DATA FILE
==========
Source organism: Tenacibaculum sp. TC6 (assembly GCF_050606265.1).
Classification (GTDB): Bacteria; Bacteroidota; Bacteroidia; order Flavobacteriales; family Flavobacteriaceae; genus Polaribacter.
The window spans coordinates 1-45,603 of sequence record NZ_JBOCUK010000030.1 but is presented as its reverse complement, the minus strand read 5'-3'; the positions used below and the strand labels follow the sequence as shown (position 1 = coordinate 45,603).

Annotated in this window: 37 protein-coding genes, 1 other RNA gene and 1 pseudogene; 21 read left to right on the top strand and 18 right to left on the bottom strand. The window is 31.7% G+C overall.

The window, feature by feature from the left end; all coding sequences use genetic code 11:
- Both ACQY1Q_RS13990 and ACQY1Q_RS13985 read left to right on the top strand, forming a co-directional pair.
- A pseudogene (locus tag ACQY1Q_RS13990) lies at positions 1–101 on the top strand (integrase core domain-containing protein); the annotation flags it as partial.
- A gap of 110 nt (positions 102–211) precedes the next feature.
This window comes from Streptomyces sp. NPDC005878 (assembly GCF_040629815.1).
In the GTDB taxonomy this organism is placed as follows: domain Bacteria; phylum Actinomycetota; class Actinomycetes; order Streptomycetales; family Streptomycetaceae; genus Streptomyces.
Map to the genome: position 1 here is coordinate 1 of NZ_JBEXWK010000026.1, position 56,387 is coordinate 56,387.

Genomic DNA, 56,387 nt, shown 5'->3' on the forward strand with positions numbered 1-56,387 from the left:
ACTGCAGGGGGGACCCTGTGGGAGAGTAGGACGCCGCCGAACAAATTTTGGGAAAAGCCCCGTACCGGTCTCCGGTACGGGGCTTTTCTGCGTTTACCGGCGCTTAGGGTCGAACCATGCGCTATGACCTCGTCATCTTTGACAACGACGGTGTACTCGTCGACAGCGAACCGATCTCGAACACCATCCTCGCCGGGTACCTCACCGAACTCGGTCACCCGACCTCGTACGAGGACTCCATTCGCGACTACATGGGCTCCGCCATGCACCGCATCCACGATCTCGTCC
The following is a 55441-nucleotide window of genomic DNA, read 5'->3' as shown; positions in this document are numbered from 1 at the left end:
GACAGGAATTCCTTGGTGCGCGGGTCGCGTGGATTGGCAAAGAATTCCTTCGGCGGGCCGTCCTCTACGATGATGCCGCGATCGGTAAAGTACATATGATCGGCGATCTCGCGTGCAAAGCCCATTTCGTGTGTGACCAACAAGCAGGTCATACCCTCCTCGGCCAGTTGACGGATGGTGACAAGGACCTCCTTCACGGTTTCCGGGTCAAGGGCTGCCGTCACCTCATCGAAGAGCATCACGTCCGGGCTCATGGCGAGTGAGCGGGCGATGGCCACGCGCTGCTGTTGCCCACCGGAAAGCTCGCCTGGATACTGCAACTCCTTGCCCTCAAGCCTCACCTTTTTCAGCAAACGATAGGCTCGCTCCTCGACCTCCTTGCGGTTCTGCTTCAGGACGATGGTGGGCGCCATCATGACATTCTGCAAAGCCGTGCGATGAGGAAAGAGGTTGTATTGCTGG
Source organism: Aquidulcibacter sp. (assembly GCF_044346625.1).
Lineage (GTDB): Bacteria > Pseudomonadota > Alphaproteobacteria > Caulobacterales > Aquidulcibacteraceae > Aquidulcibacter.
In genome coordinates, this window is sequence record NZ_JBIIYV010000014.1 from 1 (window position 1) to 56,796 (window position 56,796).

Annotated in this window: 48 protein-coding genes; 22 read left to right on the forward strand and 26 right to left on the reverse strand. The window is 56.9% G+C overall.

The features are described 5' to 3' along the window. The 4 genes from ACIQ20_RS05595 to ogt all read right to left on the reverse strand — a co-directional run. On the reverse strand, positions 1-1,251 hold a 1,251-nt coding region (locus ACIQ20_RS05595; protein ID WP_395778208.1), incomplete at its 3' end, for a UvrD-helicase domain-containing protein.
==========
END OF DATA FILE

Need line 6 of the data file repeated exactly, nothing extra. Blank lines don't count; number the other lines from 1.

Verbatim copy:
- Both ACQY1Q_RS13990 and ACQY1Q_RS13985 read left to right on the top strand, forming a co-directional pair.